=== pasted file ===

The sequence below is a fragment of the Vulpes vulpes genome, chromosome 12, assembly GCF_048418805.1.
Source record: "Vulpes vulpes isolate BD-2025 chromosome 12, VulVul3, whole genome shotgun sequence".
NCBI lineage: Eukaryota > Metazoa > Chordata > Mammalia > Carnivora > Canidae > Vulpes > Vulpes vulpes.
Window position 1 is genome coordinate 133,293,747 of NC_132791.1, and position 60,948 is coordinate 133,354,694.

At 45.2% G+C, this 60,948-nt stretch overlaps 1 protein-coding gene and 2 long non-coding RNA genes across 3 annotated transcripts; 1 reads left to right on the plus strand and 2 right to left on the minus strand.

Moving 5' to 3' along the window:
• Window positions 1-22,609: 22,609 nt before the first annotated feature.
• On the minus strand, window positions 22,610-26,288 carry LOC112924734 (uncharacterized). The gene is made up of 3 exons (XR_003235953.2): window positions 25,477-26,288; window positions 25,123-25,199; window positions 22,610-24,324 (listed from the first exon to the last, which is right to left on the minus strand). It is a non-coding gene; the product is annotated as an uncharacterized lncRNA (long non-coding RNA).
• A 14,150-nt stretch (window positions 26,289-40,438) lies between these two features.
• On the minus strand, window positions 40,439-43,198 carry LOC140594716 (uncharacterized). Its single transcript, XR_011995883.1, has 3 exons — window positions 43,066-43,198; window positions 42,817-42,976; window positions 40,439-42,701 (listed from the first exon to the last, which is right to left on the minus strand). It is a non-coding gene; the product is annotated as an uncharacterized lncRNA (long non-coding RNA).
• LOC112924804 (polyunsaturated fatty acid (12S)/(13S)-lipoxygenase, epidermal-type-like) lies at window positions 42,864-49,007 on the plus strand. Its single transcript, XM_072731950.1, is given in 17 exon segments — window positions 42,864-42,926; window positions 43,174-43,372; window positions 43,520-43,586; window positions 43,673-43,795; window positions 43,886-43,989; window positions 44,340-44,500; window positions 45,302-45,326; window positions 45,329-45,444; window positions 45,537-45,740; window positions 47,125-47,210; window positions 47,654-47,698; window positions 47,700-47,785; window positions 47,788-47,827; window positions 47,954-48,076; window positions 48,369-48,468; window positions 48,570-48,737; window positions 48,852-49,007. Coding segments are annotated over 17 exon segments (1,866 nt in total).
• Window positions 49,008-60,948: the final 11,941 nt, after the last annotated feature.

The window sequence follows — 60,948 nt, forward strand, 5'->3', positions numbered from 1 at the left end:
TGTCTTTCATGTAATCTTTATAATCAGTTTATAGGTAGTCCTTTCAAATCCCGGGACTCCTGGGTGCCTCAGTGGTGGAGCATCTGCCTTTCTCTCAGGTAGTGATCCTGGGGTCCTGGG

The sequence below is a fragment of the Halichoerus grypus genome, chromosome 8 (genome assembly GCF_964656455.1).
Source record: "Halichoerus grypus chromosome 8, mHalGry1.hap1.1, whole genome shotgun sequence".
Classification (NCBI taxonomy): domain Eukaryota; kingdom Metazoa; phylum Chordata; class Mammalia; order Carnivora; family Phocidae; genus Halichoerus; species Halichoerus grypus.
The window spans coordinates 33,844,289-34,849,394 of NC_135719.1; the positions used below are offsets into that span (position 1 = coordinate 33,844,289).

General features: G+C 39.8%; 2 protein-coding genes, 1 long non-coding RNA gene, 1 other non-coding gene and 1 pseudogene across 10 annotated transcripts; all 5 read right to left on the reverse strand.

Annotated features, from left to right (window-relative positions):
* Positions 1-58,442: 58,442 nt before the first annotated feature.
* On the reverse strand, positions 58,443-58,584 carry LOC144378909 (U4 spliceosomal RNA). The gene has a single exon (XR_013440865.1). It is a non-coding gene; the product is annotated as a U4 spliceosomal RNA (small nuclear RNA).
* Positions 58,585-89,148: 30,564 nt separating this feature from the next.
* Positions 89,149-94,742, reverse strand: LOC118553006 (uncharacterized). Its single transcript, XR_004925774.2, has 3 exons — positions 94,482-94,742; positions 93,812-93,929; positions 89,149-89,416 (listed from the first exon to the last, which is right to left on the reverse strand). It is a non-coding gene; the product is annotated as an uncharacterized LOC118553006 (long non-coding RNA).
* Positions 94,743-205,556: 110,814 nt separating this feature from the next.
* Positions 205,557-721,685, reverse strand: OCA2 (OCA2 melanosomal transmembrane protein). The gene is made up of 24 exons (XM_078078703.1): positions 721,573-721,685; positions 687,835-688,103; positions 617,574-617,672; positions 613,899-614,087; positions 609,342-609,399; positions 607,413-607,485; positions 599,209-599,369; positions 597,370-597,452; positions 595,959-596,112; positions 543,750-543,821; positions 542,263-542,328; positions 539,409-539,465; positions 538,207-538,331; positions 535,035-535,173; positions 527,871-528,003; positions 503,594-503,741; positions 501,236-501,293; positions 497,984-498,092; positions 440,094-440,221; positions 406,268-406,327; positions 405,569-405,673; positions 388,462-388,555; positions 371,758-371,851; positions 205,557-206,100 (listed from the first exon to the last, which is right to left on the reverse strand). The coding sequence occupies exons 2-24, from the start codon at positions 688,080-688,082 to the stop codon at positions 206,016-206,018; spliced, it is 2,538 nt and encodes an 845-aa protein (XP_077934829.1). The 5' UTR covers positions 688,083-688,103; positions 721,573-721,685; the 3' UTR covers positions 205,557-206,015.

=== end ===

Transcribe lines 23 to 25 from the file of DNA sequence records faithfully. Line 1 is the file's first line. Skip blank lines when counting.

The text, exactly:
* Positions 58,585-89,148: 30,564 nt separating this feature from the next.
* Positions 89,149-94,742, reverse strand: LOC118553006 (uncharacterized). Its single transcript, XR_004925774.2, has 3 exons — positions 94,482-94,742; positions 93,812-93,929; positions 89,149-89,416 (listed from the first exon to the last, which is right to left on the reverse strand). It is a non-coding gene; the product is annotated as an uncharacterized LOC118553006 (long non-coding RNA).
* Positions 94,743-205,556: 110,814 nt separating this feature from the next.